It is important to understand that, at the time Glashow, Weinberg, and Salam first published their papers, the W and Z bosons had not been detected. It was known that the bosons responsible for the weak force were very massive, and it was believed that they were electrically charged, because all weak processes known at the time involved an exchange of electrical charge. The new theory, known as the U(1) x SU(2) electroweak theory, predicted masses for the W bosons and predicted the existence, hitherto unsuspected, of the Z boson and of weak processes that did not exchange charge -- the so-called neutral current processes. All these predictions were subsequently confirmed experimentally, and the three authors of the electroweak theory received the Nobel Prize for the success of their theoretical predictions.

According to the electroweak theory, the right-handed electron is a singlet of the SU(2) symmetry and does not interact through the weak force. The left-handed electron and electron neutrino form an SU(2) doublet and interact through the weak force in similar ways. The differences in their masses and electrical charges are consequence of the spontaneous symmetry breaking of the primordial field, with which they interact through the Higgs boson. There are similar electroweak singlets and doublets among the quarks, and the Higgs boson is responsible for the differences in their masses and charges as well.

Many questions remain. For example, there is a parameter in the theory that must be "tuned" to cause the electrical charge of the neutrino to be exactly zero. There is another parameter that must be "tuned" to cause the right-handed electron to have exactly the same charge as the left-handed electron. Tunable parameters are always disquieting. Particle physicists assume that the "tuning" will someday be explained by symmetries of Nature beyond those found in the standard model of particle physics.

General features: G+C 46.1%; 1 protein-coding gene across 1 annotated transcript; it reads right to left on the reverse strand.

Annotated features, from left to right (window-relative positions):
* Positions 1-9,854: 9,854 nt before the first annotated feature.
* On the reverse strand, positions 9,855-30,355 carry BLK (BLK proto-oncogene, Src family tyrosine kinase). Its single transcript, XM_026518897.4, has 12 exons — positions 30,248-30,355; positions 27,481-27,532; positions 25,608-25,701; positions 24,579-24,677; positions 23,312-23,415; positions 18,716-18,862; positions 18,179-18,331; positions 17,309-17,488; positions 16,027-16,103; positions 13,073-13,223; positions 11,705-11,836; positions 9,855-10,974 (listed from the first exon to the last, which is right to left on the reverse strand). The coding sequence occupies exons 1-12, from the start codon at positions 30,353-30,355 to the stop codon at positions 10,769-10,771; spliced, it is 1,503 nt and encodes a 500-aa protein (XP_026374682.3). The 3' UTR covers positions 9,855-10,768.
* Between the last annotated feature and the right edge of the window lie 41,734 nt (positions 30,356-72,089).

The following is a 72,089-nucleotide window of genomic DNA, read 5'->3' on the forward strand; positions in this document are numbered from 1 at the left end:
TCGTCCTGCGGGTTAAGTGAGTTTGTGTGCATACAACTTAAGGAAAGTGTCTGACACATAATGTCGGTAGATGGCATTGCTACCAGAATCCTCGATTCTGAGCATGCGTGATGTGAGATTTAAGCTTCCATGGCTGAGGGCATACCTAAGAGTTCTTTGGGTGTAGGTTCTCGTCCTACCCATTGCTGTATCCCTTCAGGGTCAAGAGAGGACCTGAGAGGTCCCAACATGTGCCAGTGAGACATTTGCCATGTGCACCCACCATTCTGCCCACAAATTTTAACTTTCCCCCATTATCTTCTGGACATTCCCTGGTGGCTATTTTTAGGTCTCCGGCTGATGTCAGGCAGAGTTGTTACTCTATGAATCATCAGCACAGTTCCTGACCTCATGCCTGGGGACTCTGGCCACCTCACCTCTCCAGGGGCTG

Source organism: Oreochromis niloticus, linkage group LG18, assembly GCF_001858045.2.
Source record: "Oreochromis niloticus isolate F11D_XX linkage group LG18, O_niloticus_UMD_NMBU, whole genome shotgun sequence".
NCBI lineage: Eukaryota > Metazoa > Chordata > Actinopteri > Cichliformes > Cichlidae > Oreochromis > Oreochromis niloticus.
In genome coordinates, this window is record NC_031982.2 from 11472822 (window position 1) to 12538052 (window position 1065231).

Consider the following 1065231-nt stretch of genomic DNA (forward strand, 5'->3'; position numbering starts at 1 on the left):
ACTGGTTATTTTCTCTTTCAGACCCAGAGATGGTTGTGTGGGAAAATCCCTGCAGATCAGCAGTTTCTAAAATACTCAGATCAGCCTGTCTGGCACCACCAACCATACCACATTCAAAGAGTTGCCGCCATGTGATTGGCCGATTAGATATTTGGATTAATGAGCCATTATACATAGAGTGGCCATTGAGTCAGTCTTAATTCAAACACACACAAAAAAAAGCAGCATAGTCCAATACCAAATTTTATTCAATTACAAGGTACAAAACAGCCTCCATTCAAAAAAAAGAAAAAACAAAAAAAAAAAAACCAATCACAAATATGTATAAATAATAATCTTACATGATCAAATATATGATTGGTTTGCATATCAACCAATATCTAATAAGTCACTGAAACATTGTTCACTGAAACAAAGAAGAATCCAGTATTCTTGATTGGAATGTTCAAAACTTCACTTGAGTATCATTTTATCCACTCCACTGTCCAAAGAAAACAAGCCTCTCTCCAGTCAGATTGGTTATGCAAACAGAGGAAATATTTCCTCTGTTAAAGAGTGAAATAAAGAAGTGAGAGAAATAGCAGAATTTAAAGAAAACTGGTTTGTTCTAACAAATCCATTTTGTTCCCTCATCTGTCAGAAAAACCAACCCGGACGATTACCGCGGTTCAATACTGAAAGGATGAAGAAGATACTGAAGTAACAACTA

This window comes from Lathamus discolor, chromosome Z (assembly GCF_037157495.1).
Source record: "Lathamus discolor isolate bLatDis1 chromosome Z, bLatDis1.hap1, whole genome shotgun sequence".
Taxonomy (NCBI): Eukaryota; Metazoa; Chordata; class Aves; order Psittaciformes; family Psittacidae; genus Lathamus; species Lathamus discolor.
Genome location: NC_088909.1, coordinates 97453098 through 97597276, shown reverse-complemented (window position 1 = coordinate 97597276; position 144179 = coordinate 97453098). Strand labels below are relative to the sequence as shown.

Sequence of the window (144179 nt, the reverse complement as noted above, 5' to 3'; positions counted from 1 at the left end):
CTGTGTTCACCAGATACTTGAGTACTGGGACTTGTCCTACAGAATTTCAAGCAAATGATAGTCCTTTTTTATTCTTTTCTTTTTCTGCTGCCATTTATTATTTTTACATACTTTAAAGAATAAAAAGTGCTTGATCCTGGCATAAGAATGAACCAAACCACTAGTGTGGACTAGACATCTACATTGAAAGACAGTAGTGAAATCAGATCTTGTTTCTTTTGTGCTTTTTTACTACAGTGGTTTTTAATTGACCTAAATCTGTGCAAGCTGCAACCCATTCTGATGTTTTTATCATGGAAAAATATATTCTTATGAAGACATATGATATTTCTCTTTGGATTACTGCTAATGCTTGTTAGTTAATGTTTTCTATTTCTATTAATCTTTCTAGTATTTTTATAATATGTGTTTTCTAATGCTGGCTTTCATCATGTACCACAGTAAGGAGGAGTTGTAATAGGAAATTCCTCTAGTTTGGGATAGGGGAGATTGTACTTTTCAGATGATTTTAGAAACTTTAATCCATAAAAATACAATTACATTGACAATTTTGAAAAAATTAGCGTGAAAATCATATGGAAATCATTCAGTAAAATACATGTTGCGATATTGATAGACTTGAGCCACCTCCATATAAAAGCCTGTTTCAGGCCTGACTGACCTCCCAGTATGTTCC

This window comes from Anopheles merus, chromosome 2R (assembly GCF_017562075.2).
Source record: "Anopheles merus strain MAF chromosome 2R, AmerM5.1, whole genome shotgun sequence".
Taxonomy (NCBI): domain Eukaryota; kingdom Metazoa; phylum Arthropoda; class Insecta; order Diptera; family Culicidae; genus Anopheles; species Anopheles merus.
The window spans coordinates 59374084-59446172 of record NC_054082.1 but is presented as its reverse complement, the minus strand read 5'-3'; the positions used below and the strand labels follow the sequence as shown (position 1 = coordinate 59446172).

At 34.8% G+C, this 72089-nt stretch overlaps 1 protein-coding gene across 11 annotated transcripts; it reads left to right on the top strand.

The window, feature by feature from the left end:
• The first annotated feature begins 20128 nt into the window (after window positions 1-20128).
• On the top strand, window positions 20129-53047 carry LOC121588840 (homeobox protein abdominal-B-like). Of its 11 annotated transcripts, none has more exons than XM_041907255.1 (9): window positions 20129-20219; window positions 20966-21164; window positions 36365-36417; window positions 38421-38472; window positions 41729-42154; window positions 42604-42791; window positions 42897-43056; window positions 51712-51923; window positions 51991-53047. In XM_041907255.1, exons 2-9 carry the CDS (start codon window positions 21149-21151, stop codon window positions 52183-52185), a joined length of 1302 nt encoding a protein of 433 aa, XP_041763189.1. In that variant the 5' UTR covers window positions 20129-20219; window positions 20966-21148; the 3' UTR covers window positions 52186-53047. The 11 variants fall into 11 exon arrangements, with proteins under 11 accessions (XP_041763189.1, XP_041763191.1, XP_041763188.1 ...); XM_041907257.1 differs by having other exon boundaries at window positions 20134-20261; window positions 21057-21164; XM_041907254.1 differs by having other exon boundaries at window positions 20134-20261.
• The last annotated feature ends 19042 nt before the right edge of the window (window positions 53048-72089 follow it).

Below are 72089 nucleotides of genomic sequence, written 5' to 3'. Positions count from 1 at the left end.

Meanwhile, we still have the SU(3) symmetry of the Standard Model. This is responsible for the color force that binds quarks together. SU(3) will be the subject of the next post in this series.

^{1}A vector is a quantity with both magnitude and
direction, such as velocity. It is defined by its **components**,
equal in number to the dimension of the space in which the vector
lives. For example, a three-dimensional vector at the Earth's surface
could have a east component, a north component, and an up component.

^{2}As a rank-2 Hermitian matrix, for those of my readers
for whom this means something.

^{3}A particle whose spin is aligned in the same direction
as its velocity is called a **right-handed** particle. A
particle whose spin is aligned in the opposite direction is called a **left-handed**
particle. Unlike the "up" or "down" spin states, the handedness does
not depend on the frame of reference in which the particle is observed,
and it seems to be a more fundamental description of the spin state of
the particle.

^{4}All quantum field theories include certain kinds of
processes that appear to be unlimited in their action. However, a
properly constructed quantum field theory isolates these processes so
that they have no observable consequences. The mathematical procedure
that isolates these processes is known as **renormalization**,
and a quantum field theory for which such a mathematical procedure is
possible is called a **renormalizable theory**.